Child recruitment as a war crime

In the past two decades, the international community has taken a number of crucial initiatives to end impunity for grave violations against children. The Rome Statute of 1998, which established the International Criminal Court (ICC) in 2002, recognized “conscripting or enlisting children under the age of 15 and using them to participate actively in hostilities” as a war crime.

Cases before the ICC

Since the Statute came into force, crimes committed against children during armed conflict have figured prominently in indictments issued by the ICC in the Democratic Republic of the Congo, Uganda, and the Central African Republic. In the first case before the Court, Thomas Lubanga Dyilo, a former warlord from eastern DRC was found guilty on the charges of recruiting and using child soldiers under the age of 15 in the Ituri conflict from 2002 to 2003. A reparation and sentencing hearing is expected to be held within the next few months.

Impact of the Court

Though these are only a few selected cases at the international level, they have sent out the necessary warning signal and serve as a useful deterrent against child recruitment in armed conflicts. The Lubanga trial is the first case before the ICC and will likely be the first to be completed.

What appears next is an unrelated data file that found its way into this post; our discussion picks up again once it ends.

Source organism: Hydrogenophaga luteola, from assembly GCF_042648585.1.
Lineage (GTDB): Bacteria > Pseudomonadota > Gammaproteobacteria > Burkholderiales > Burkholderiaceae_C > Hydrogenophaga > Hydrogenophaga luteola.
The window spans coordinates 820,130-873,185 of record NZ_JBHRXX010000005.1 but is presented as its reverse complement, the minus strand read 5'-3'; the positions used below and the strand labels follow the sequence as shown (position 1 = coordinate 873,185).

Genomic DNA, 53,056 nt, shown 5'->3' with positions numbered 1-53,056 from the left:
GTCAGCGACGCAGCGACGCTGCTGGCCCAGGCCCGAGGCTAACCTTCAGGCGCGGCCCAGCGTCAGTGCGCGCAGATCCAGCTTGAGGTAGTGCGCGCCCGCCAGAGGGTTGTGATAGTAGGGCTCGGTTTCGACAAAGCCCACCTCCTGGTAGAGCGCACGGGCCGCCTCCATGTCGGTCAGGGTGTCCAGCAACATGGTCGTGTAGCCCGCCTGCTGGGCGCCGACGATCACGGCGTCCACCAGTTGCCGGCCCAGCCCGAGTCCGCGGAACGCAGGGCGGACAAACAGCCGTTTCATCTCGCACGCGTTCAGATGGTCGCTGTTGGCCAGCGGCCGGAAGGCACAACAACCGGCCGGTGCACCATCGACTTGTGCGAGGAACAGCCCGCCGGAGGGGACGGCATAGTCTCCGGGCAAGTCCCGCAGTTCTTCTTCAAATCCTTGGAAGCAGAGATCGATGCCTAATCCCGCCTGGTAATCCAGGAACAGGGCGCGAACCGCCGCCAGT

Special Representative as an expert witness in the Lubanga trial

In 2008, the Special Representative submitted, as an expert witness, an amicus curiae to the ICC on the Lubanga case, where she argued that:

  1. The distinction between voluntary enlistment and forced recruitment is a distinction without meaning in the context of armed conflict because even the most voluntary of acts can be a desperate attempt to survive by children with a limited number of options in the context of war;
  2. Using children to participate actively should be interpreted broadly since children are required to play multiple support roles including as spies, messengers, porters, scouts, and cooks,  that place them in danger;
  3. Sexual slavery and violence should be regarded as a form of being used actively in hostilities to give girls access to justice and reintegration programs.

The ICC in response, recognized in its judgement, that the distinction between voluntary and forced recruitment is artificial and recognized the broader interpretation of the definition of child soldiers to include girls and boys who serve in support roles. In this sense, the judgement set important international jurisprudence on the crime of recruiting child soldiers and set a precedent for future cases and prosecutions in national courts. The Court did not decide on the issue of sexual violence since there were no charges to that effect.